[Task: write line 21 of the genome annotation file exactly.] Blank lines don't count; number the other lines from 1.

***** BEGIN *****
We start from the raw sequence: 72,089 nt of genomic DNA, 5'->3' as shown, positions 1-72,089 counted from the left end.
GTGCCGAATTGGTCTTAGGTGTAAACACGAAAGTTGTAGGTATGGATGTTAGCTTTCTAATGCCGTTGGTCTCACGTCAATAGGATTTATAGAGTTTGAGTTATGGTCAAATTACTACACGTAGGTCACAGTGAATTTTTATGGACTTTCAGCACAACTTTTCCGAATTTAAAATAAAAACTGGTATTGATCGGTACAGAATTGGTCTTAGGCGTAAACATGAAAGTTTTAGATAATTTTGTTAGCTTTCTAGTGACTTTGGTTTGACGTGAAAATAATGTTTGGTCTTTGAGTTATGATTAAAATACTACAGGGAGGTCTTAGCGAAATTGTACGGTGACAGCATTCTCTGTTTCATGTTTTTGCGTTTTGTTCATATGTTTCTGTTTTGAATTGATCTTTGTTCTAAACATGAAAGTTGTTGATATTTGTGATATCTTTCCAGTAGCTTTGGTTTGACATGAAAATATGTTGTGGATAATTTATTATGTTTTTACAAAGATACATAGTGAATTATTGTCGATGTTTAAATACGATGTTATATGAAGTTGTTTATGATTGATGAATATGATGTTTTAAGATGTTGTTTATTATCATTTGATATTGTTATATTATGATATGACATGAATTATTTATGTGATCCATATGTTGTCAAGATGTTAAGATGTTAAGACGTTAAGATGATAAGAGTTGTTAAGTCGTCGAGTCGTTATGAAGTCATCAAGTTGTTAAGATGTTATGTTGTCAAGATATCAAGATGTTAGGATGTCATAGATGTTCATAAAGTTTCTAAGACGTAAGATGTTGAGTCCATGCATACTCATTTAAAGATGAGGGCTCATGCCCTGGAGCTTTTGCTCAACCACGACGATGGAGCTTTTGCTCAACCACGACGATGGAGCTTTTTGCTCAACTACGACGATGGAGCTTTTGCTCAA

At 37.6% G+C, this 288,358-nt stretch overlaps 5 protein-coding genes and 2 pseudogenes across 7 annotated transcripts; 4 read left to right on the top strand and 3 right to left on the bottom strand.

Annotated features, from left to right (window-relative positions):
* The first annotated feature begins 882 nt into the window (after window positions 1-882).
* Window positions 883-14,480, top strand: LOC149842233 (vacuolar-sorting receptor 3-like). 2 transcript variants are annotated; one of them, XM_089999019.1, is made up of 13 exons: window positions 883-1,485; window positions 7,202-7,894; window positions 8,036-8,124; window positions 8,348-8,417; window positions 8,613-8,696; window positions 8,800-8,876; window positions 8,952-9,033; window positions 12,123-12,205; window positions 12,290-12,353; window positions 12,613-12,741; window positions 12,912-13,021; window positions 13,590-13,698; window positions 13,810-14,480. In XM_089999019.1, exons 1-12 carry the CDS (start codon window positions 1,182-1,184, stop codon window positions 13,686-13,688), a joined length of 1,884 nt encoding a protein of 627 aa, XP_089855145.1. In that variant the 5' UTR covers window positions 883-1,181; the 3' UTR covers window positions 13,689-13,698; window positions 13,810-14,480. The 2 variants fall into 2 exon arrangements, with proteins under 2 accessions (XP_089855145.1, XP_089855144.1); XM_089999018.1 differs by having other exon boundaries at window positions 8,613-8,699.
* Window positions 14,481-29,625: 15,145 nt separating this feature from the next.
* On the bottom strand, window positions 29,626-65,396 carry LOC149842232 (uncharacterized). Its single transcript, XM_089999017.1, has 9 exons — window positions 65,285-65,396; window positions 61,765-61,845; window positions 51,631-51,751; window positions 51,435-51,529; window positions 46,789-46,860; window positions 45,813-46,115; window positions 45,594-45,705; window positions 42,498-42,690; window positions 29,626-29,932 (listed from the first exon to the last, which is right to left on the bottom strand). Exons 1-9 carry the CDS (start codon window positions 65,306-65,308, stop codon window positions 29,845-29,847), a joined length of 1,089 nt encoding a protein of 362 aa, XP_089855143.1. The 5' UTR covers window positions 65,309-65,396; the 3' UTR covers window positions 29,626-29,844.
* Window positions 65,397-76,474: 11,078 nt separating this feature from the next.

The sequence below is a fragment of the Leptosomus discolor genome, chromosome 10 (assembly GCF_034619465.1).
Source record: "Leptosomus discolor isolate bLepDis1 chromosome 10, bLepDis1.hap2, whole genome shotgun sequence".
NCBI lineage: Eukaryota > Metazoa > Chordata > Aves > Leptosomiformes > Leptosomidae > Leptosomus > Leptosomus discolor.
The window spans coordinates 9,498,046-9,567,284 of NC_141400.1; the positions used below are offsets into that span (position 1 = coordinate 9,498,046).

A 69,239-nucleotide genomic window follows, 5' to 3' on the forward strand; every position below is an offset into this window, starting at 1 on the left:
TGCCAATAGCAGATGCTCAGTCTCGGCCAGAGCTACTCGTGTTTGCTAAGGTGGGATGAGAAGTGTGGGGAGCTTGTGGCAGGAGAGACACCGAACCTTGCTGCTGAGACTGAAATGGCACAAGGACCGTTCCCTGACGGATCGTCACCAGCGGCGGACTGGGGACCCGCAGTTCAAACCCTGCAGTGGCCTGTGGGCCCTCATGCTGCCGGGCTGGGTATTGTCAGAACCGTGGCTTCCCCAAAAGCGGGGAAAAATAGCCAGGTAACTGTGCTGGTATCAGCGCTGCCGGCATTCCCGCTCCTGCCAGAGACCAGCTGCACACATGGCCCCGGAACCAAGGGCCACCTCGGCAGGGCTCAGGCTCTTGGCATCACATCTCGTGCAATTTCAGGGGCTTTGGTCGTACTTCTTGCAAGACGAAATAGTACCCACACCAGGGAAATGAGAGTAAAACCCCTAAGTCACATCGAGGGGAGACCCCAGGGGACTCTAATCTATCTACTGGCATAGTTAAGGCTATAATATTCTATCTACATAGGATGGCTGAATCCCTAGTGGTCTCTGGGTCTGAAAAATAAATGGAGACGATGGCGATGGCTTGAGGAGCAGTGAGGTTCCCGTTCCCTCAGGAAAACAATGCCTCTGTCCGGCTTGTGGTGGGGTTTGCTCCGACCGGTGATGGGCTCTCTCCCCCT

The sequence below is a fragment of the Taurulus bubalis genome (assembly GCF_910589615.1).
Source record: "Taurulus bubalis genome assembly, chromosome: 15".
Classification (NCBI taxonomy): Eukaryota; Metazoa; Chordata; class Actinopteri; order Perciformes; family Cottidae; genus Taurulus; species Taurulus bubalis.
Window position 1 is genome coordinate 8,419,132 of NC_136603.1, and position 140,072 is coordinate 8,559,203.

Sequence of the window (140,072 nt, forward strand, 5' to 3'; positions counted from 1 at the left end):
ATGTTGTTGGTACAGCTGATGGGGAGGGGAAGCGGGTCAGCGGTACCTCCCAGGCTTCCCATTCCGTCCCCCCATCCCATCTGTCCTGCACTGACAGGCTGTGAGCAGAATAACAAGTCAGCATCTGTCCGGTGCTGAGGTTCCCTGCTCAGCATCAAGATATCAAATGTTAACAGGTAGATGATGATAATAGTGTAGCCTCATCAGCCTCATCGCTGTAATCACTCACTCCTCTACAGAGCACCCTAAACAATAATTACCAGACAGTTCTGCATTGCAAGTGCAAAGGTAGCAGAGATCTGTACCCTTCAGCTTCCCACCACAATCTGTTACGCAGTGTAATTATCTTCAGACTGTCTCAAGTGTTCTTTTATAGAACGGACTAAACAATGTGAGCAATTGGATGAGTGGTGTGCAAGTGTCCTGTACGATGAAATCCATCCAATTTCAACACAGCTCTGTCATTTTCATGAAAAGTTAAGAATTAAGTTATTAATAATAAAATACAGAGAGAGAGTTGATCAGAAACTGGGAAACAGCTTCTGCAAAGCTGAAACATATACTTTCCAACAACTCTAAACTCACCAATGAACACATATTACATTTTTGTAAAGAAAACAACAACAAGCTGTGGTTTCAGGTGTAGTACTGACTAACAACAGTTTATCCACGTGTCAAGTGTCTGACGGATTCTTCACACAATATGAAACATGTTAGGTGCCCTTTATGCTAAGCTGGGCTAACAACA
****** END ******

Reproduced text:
ATGTTGTTGGTACAGCTGATGGGGAGGGGAAGCGGGTCAGCGGTACCTCCCAGGCTTCCCATTCCGTCCCCCCATCCCATCTGTCCTGCACTGACAGGCTGTGAGCAGAATAACAAGTCAGCATCTGTCCGGTGCTGAGGTTCCCTGCTCAGCATCAAGATATCAAATGTTAACAGGTAGATGATGATAATAGTGTAGCCTCATCAGCCTCATCGCTGTAATCACTCACTCCTCTACAGAGCACCCTAAACAATAATTACCAGACAGTTCTGCATTGCAAGTGCAAAGGTAGCAGAGATCTGTACCCTTCAGCTTCCCACCACAATCTGTTACGCAGTGTAATTATCTTCAGACTGTCTCAAGTGTTCTTTTATAGAACGGACTAAACAATGTGAGCAATTGGATGAGTGGTGTGCAAGTGTCCTGTACGATGAAATCCATCCAATTTCAACACAGCTCTGTCATTTTCATGAAAAGTTAAGAATTAAGTTATTAATAATAAAATACAGAGAGAGAGTTGATCAGAAACTGGGAAACAGCTTCTGCAAAGCTGAAACATATACTTTCCAACAACTCTAAACTCACCAATGAACACATATTACATTTTTGTAAAGAAAACAACAACAAGCTGTGGTTTCAGGTGTAGTACTGACTAACAACAGTTTATCCACGTGTCAAGTGTCTGACGGATTCTTCACACAATATGAAACATGTTAGGTGCCCTTTATGCTAAGCTGGGCTAACAACA